First-time readers, the dialogue in this blog is set in the future (sometime after the year 2020). Each entry assumes there has been a 5th revolution in the US — the Revenge Revolution. More about Revenge Revolution and author, Entry #1. List and general description of entries to date. Annual assessment if Revolution plausible.
Note: most characters appear in a number of entries, with many entries building on previous conversations. Profile of characters. You’ll catch on quickly. Thanks for your time and interest…and comments.
Scene: Gelly, Jordan’s assistant, has been editing and updating a primer Jordan wrote about 2011. Section starts Entry #235. (Primer will be available as PDF in another week or so. Then the primer download will be updated regularly.)
Gelly: “Jordan, I have a request. You know I’ve been trying to edit the Primer on Economics and do my regular job. Well…”
Jordan: “Well, you’re having a tough time, right?”
Gelly: “Yes. With all the upheaval in Washington and all the calls you’re getting after the Revenge Revolution, finding extra time has been very difficult, ya’ know?”
Jordan: “Look, I understand. We’ve both been incredibly busy lately. Why don’t you edit the primer as time permits and we’ll just add it to the primer website page. By the way, is the primer page on the site?”
Gelly: “Actually, no. But give me a few more days, OK?”
Jordan: “You’ve got a deal. Now, please let me read the chapter on why a strong domestic auto industry is important. That’s near-and-dear to my heart.”
—————– Text of Primer Chapter 8 ——————
(Written originally: June 2009, as the US was mired in a deep recession) In the last few months, a number of ordinary citizens, government officials and media pundits have ranted and raved, asking, “Why should we use government money to bail out Chrysler and General Motors?” The comments continue, “Management at these companies has made bad decisions, UAW wages are too high and no one wants to buy their cars. Besides, Toyota, Honda, Nissan, Hyundai and Mercedes all make vehicles in the United States.”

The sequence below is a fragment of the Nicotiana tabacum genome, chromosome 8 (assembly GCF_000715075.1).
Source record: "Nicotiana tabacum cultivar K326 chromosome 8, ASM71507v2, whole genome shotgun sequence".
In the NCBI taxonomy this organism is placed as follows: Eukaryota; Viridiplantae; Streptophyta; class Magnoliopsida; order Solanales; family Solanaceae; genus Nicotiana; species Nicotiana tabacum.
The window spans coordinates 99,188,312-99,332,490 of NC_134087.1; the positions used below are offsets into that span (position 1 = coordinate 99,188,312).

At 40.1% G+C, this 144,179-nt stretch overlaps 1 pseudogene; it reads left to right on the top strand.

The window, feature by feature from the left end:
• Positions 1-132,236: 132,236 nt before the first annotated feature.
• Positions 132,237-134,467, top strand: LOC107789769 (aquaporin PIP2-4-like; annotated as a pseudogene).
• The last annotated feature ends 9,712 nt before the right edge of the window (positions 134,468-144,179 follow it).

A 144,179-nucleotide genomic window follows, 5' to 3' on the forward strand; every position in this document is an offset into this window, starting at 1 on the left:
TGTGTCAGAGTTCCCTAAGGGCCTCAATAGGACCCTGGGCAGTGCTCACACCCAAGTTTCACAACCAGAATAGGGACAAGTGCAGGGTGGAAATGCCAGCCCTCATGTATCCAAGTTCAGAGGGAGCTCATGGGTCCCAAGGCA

The question about validity of government bailouts is valid…but the conclusion is not correct. The U.S. needs a healthy domestic auto industry but for reasons that many people may not have considered.
Why write an article defending the domestic auto industry? I’m writing because a number of people asked me to do so. Once I explained my views on a strong domestic auto industry, most people responded with something similar to, “I never realized how important it is to have strong domestic auto companies.”
What makes me an expert? My comments are based on some fundamental laws of economics and 40+ years in the auto business. The auto experience includes being inside a large auto company as well as starting several companies offering hybrid-electric or 100%-electric drive systems. I’ve been in technology centers, on factory floors, in boardrooms, in design centers and in dealership showrooms and service bays. I’ve been involved with some good, some bad and some ugly projects.
So why is a successful domestic auto industry so important? Three fundamental reasons: (i) ensuring advanced technology is readily available inside the country to auto and other industries; (ii) stimulating growth in other industries (iii) helping ensure national security.
What makes the auto industry different from most other industries is a combination of large-scale, complex manufacturing and demands for extremely high levels of reliability and durability, especially compared to other products. Everyone I have ever met who entered the auto industry after time in another industry makes the same comment after 2-3 weeks, “The auto business is much more complicated than I realized.” And the comment usually includes several expletives.